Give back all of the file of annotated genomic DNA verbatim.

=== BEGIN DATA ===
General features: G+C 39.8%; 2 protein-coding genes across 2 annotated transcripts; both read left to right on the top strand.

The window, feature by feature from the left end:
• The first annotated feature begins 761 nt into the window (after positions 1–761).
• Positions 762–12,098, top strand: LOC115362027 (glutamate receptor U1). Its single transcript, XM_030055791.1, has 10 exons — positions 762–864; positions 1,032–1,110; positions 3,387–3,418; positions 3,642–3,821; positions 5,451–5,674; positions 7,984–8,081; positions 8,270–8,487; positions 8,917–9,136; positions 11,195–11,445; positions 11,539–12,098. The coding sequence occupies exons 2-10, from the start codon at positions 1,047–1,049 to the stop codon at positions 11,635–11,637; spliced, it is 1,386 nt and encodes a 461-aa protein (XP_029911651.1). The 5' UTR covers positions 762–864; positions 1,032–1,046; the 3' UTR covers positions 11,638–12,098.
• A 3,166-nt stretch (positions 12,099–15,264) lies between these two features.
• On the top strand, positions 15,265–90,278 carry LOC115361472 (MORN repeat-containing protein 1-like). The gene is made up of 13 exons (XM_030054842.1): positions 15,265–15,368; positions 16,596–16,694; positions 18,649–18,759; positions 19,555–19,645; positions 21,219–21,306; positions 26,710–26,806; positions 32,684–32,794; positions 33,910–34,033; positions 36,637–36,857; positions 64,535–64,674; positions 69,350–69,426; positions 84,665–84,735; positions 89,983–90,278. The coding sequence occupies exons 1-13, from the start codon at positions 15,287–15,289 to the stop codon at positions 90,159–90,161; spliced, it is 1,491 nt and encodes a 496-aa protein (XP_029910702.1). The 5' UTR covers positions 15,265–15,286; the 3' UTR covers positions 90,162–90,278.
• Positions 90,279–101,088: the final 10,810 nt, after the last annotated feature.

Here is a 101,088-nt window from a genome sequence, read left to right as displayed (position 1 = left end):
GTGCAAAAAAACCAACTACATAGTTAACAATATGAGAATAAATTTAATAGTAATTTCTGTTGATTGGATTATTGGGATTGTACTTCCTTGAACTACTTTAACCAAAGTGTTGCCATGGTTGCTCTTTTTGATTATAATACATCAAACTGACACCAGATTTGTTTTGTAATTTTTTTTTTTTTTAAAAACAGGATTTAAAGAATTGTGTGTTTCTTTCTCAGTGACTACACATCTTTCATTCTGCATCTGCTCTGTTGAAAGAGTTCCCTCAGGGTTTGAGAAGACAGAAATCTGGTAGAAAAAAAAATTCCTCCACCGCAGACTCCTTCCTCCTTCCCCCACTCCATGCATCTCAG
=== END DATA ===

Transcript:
General features: G+C 39.8%; 2 protein-coding genes across 2 annotated transcripts; both read left to right on the top strand.

The window, feature by feature from the left end:
• The first annotated feature begins 761 nt into the window (after positions 1–761).
• Positions 762–12,098, top strand: LOC115362027 (glutamate receptor U1). Its single transcript, XM_030055791.1, has 10 exons — positions 762–864; positions 1,032–1,110; positions 3,387–3,418; positions 3,642–3,821; positions 5,451–5,674; positions 7,984–8,081; positions 8,270–8,487; positions 8,917–9,136; positions 11,195–11,445; positions 11,539–12,098. The coding sequence occupies exons 2-10, from the start codon at positions 1,047–1,049 to the stop codon at positions 11,635–11,637; spliced, it is 1,386 nt and encodes a 461-aa protein (XP_029911651.1). The 5' UTR covers positions 762–864; positions 1,032–1,046; the 3' UTR covers positions 11,638–12,098.
• A 3,166-nt stretch (positions 12,099–15,264) lies between these two features.
• On the top strand, positions 15,265–90,278 carry LOC115361472 (MORN repeat-containing protein 1-like). The gene is made up of 13 exons (XM_030054842.1): positions 15,265–15,368; positions 16,596–16,694; positions 18,649–18,759; positions 19,555–19,645; positions 21,219–21,306; positions 26,710–26,806; positions 32,684–32,794; positions 33,910–34,033; positions 36,637–36,857; positions 64,535–64,674; positions 69,350–69,426; positions 84,665–84,735; positions 89,983–90,278. The coding sequence occupies exons 1-13, from the start codon at positions 15,287–15,289 to the stop codon at positions 90,159–90,161; spliced, it is 1,491 nt and encodes a 496-aa protein (XP_029910702.1). The 5' UTR covers positions 15,265–15,286; the 3' UTR covers positions 90,162–90,278.
• Positions 90,279–101,088: the final 10,810 nt, after the last annotated feature.

Here is a 101,088-nt window from a genome sequence, read left to right as displayed (position 1 = left end):
GTGCAAAAAAACCAACTACATAGTTAACAATATGAGAATAAATTTAATAGTAATTTCTGTTGATTGGATTATTGGGATTGTACTTCCTTGAACTACTTTAACCAAAGTGTTGCCATGGTTGCTCTTTTTGATTATAATACATCAAACTGACACCAGATTTGTTTTGTAATTTTTTTTTTTTTTAAAAACAGGATTTAAAGAATTGTGTGTTTCTTTCTCAGTGACTACACATCTTTCATTCTGCATCTGCTCTGTTGAAAGAGTTCCCTCAGGGTTTGAGAAGACAGAAATCTGGTAGAAAAAAAAATTCCTCCACCGCAGACTCCTTCCTCCTTCCCCCACTCCATGCATCTCAG